3 American Performance Cars
Bear with me as I step back in time to formulate what I believe are three terrific American built performance cars: the Ford Mustang, the Dodge Challenger, and the Chevrolet Camaro. Currently, only the Mustang is in production with the Challenger coming back by 2009. GM hasn’t committed to building the Camaro just yet, but the company is likely to make a decision in favor of the car and its sibling, the Pontiac Firebird, by this summer. So, what is it about American performance cars that set them apart from the rest? In one word: muscle. Read on as I compare and contrast these three vehicles and share with you my feeble attempts to explain the culture behind the cars.
So, you think I forgot the Chevy Corvette and Dodge Viper when talking about performance cars? No, I did not. Both models are performance cars as well as race cars. On the other hand the Mustang, Challenger, and Camaro are mass produced performance cars with muscle. There is a difference in the way a typical race car handles, rides, and performs vs. a muscle car.
Typically, a muscle car was a coupe version of some of the larger cars that were pervasive on U.S. highways in the 1960s and 1970s. The Mustang and Camaro, however, were designed separately [although they both heavily borrowed parts from other models] and these “pony” cars were a category all to themselves. For comparison’s sake, they join the Dodge Challenger, a performance version of Mopar cars of its time. All three were compared by critics of that time and all three will once again be compared in a few years when production has been ramped up.
Step back in time with me to April 1964 to an era when America was heavily involved in the space race, Lyndon Johnson was president, and General Motors ruled autodom. Ford, for its part, had been nipping at GM’s heels for years, but the failed Edsels of the late 1950s had cost the company dearly. Still, it was the time of the New York World’s Fair and Ford used the fair and television technology to promote its newest offering, the Mustang. A 2+2 coupe borrowing parts from the Fairlane and Falcon, the 1964 ½ model was the first one sold and is widely credited with being the best introduction of a new vehicle ever. With a V6 engine standard and V8 optional, the all new Mustang quickly broke sales records and has been a hot seller ever since. Indeed, with the introduction of the “retro” look Mustang in 2005, the car once again has spawned interest in the muscle car segment as both DaimlerChrysler and General Motors craft competing models of their own.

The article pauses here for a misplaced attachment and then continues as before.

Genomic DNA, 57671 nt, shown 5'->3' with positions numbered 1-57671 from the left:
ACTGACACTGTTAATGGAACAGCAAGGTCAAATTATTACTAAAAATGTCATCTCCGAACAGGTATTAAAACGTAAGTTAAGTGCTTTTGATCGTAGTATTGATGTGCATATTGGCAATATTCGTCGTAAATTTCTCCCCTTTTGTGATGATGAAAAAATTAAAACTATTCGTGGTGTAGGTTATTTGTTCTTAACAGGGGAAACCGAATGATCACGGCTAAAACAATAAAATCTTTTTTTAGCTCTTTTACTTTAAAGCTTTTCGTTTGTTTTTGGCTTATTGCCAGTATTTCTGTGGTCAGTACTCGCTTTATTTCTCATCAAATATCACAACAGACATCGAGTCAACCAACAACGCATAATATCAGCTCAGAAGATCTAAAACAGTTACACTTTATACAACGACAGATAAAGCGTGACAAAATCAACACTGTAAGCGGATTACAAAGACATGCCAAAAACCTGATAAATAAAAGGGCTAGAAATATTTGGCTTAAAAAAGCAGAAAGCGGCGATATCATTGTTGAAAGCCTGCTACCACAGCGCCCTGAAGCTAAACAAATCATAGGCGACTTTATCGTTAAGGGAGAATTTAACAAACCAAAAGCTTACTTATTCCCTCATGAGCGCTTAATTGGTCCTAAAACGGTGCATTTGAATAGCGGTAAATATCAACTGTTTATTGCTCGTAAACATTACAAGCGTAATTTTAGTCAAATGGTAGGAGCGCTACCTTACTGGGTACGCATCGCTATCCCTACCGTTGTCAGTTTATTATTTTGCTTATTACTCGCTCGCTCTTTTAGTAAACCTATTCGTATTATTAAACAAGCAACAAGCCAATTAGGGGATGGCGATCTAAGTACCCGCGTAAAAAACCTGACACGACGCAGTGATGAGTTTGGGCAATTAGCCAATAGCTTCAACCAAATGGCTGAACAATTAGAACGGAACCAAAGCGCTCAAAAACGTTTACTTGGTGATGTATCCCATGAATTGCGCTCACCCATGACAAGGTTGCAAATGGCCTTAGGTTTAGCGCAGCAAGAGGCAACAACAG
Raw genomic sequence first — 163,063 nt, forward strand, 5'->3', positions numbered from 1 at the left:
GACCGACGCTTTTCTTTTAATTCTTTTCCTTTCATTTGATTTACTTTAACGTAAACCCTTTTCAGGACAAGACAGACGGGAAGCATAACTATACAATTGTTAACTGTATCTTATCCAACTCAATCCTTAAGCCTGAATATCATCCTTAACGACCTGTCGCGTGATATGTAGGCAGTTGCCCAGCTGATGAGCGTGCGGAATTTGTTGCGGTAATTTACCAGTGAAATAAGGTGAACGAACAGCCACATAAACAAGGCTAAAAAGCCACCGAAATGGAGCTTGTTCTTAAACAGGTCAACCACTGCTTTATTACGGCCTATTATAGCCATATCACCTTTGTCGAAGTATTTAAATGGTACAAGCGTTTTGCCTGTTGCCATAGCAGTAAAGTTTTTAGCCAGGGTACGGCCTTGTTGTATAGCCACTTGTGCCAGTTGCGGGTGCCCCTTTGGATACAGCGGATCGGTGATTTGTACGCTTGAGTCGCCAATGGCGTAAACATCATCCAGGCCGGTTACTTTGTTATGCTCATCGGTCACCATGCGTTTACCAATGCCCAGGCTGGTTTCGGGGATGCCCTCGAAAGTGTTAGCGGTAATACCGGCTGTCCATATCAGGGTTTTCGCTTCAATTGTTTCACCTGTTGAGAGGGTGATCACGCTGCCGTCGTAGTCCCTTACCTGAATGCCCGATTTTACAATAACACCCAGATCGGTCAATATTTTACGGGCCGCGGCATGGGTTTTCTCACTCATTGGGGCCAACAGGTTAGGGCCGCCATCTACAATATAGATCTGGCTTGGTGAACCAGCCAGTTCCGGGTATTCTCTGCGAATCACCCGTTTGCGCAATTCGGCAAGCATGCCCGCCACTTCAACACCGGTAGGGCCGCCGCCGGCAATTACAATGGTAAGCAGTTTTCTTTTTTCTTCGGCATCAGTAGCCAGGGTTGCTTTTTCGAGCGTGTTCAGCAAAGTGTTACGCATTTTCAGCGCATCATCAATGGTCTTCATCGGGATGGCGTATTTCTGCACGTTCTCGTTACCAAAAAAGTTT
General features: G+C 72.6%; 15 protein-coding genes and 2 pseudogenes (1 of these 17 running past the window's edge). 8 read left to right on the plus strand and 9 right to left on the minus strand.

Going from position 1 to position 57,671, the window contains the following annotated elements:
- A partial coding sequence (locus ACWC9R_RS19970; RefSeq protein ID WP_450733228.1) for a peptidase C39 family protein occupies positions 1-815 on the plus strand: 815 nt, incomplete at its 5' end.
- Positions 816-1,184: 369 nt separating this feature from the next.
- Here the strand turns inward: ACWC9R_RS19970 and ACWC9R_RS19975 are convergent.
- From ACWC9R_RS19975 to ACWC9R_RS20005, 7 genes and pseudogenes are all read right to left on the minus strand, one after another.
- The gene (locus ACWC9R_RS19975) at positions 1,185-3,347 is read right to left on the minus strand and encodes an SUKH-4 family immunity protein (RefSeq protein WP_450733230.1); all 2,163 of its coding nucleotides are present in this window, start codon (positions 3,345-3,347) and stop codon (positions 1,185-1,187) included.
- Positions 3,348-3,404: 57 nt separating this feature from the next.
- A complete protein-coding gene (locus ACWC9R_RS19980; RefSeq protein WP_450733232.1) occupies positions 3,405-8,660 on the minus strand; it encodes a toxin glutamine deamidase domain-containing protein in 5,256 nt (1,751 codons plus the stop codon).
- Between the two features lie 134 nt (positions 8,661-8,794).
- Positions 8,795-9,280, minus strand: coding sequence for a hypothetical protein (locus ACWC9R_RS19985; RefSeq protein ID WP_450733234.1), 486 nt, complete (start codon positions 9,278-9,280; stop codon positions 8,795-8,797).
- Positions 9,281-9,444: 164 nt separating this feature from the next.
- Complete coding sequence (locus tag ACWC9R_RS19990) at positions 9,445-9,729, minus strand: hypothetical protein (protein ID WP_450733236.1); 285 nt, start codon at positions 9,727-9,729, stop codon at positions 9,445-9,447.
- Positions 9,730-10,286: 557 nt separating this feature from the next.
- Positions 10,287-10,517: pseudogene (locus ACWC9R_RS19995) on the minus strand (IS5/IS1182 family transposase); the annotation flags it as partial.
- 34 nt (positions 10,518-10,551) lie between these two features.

After the success of earlier muscle cars including the Dodge Charger and Plymouth ‘Cuda, the Dodge Challenger was launched as a 1970 model. The car borrowed heavily from the ‘Cuda although the sheet metal was somewhat different and the wheelbase was stretched by a couple of inches. Because the muscle car era was in decline at the time of its introduction, the Challenger lasted only five model years before it was cancelled. The concept Challenger currently on display at many auto shows is based on the 1970 design and is the talk of message boards and blogs across the nation. Look for Hemi powered engines as being favored by many owners; the car is likely to share some technology with the current Magnum wagon and Charger sedan.
GM was asleep at the wheel when the Mustang came out. It took nearly three years before the company could respond and when it did the Camaro and Pontiac Firebird were the result. Although both cars sold well over the years, neither one could match the Mustang’s sales levels and by the time the last cars were sold in 2002, production dropped to a trickle. Still, the end of the Camaro after 35 years has stirred renewed interest in the name and thanks to the retro Mustang, the entire muscle car category is growing once again. Look for a 2010 Camaro to be the first Camaro since 2002; a ragtop version is also being considered.
So, just who can be expected to purchase a muscle car these days? People just like me: middle aged men who grew up with the original models. In addition, a whole new generation of younger drivers tired of the “me too” look of so many of the compact cars out there. Muscle cars of today are so much different from earlier era cars as they incorporate the look of the originals while harnessing today’s technology. Thus, fuel savings will be decent without sacrificing performance: a true win-win situation.
No, I cannot wait to see a Mustang, Challenger, and Camaro lined up at a traffic light waiting for the light to turn green. A new muscle car era is upon us and for that I am very excited.